When you spin a top, while it first wobbles, it will eventually reach a period when it spin 'smoothly', then finally falls to the ground. I'm curious about whether its motion (or maybe the path that a particular point/axis traces?) is chaotic. I read that the motion of an object rotated about its second axis is quasi-period while not chaotic – how does this apply to spinning tops? Would the presence of friction in real-life have any significance? (because without friction/resistant forces, a top would spin in the same manner forever, so that motion would be periodic.)

(I have no background in this topic – I am just interested because I recently read James Gleick's Chaos and became curious about other chaotic systems in our world. Let me know if my question doesn't make sense.)


Let me first go over the property that makes a system satisfy the definition of 'chaotic':

If you start multiple simulation runs, with minimally different starting conditions, the states of the respective simulation runs will diverge, and eventually the states will be anywhere within the available state space.

One of the usual examples: the solar system. Our solar system is long term stable, so you can predict that the Earth will see solar eclipses as long as the solar system exists, but in multiple simulation runs the exact time of the eclipses will diverge.

Every celestial body of the solar system exerts some gravitational pull on every other celestial body. Because of that any difference in initial conditions, no matter how small, is continuously multiplied and the differenes accumulate.

A system can be a chaotic system if it has multiple members that all interact. It seems to me the minimum amount of members is three.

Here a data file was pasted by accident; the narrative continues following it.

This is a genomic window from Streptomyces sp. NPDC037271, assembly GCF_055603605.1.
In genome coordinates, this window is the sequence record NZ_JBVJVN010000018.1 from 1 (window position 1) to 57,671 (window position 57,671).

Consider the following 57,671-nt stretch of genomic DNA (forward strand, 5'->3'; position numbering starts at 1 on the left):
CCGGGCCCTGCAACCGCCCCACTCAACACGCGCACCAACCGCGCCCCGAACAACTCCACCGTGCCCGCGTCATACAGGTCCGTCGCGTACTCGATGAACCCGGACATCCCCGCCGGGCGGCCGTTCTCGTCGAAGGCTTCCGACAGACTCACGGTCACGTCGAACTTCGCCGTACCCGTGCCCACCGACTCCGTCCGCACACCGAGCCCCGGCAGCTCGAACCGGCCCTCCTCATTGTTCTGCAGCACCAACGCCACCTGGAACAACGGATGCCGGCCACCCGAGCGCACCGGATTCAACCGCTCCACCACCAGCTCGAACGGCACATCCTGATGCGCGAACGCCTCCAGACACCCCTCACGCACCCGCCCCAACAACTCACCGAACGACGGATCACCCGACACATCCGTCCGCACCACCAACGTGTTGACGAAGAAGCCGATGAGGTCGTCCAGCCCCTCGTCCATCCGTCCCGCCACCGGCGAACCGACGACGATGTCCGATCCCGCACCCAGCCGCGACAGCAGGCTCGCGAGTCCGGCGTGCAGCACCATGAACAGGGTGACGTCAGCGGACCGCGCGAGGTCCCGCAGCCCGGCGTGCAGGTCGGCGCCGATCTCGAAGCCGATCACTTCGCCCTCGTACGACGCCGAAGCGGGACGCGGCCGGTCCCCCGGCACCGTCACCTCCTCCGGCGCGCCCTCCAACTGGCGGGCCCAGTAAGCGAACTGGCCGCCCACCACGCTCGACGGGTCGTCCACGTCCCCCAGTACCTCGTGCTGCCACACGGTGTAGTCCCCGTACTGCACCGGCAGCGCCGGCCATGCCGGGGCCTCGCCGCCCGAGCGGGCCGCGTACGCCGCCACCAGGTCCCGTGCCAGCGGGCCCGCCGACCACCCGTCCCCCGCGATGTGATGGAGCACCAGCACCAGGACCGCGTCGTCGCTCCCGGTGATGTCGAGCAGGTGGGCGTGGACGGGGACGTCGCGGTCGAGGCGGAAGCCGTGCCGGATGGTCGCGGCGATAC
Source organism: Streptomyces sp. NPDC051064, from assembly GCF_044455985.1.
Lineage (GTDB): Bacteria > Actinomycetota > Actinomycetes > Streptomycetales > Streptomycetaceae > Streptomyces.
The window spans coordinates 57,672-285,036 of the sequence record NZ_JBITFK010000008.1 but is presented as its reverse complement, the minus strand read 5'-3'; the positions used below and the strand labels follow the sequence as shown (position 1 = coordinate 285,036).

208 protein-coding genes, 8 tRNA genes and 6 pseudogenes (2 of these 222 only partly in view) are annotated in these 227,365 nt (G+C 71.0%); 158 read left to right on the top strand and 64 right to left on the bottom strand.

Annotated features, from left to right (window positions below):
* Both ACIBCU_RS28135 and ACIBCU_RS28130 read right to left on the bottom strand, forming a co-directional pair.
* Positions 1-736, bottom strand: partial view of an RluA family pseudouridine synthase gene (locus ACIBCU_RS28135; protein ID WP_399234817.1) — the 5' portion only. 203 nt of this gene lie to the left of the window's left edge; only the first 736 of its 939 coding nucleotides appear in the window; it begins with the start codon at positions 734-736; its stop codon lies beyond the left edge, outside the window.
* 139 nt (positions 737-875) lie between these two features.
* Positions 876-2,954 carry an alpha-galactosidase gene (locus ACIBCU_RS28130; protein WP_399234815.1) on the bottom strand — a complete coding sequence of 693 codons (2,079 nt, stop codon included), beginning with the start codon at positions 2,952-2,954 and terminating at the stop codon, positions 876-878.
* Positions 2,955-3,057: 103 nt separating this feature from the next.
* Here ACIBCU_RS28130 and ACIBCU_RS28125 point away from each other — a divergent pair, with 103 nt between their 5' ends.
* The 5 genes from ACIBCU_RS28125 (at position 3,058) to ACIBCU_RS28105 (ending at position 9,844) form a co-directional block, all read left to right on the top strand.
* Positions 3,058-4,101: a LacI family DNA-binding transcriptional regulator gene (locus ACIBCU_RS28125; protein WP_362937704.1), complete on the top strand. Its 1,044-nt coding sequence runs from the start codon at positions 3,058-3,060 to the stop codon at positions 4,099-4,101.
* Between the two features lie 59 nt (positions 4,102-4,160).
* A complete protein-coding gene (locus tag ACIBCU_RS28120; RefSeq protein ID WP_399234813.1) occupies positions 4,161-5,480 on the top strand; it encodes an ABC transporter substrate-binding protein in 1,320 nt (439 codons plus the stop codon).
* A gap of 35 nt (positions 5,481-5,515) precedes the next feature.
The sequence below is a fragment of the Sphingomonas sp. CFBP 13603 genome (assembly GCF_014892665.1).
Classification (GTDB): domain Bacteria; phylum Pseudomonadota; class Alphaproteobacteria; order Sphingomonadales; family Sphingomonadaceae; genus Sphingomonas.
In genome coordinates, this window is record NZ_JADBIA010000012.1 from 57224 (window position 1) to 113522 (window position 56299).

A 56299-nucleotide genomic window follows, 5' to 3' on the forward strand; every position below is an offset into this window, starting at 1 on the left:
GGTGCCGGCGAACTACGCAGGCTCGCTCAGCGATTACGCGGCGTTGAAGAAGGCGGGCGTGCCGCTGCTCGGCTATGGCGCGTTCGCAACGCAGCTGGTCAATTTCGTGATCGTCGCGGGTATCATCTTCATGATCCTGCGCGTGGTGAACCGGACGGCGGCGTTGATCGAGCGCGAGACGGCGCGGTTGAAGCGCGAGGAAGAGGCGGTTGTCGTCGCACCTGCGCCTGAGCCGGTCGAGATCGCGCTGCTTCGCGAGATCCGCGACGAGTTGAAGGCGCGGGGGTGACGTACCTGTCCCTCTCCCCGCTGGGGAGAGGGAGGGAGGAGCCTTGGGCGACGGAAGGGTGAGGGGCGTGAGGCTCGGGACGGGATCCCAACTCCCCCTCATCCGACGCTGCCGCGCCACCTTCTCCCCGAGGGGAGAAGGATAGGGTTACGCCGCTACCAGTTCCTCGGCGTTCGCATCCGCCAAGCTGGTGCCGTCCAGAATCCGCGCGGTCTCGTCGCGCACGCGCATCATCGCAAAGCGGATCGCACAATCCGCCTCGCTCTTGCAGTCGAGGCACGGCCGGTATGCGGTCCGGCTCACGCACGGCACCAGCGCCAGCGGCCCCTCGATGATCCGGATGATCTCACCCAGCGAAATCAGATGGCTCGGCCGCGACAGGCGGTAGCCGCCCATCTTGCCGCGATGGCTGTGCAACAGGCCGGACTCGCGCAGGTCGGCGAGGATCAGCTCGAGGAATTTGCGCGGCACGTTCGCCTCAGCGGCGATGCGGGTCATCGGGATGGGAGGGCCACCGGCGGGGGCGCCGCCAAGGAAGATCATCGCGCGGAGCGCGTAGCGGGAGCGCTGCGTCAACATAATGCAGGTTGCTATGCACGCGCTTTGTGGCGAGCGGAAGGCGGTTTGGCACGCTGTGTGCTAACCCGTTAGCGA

In the case of a spinning top:
In that case the system consists of two members: the spinning top, and the surface that the spinning top is standing on.

When you model that case in idealized form (no friction) then there is no room for chaotic effect.

In terms of celestial mechanics the counterpart would be as follows: as primary, say: a white dwarf, and as secondary a small celestial body that is small enough to have lost internal heat to the extent that it is completely solid. Let the secondary have a spin, and let its spin axis have an angle with respect to the plane of its orbit. Then that secondary will have a precession of the equinoxes (precession of the equionoxes is gyroscopice precession). That precession will remain the same forever. The secondary is solid, so there is no way for it to shed rotational kinetic energy. As long as the rotation rate remains the same, and the distance to the primary remains the same, the rate of precession will remain the same. No room for chaotic effect.

Now, in the case of a real world spinning top the tip has a radius, so the tip can slide a bit or walk around a bit, and that introduces a degree of unpredictability. But that type of unpredictability is different from chaotic effect.

Part of the the definition of chaotic effect is that it is not just occuring in the messy real world, chaotic effect also manifests in the idealized case.

If your simulation is the idealized case, and the chaotic effect is still there, that is when you have actual chaotic effect.

Conversely, if you can make the effect go away by moving to an idealized case, then the physics is not actually chaotic effect.

  • $\begingroup$ A system can be a chaotic system if it has multiple members that all interact. It seems to me the minimum amount of members is three. – This is clearly wrong. The double pendulum (without friction) is clearly chaotic, but has only two interacting members. What is correct is that you need to have at least three independent dynamical variables for chaos (which means four degrees of freedom in a conservative system, since you cannot access one degree due to energy conservation) but that is given here: You have the inclination as well as three angular momenta. $\endgroup$ – Wrzlprmft May 14 '20 at 13:31

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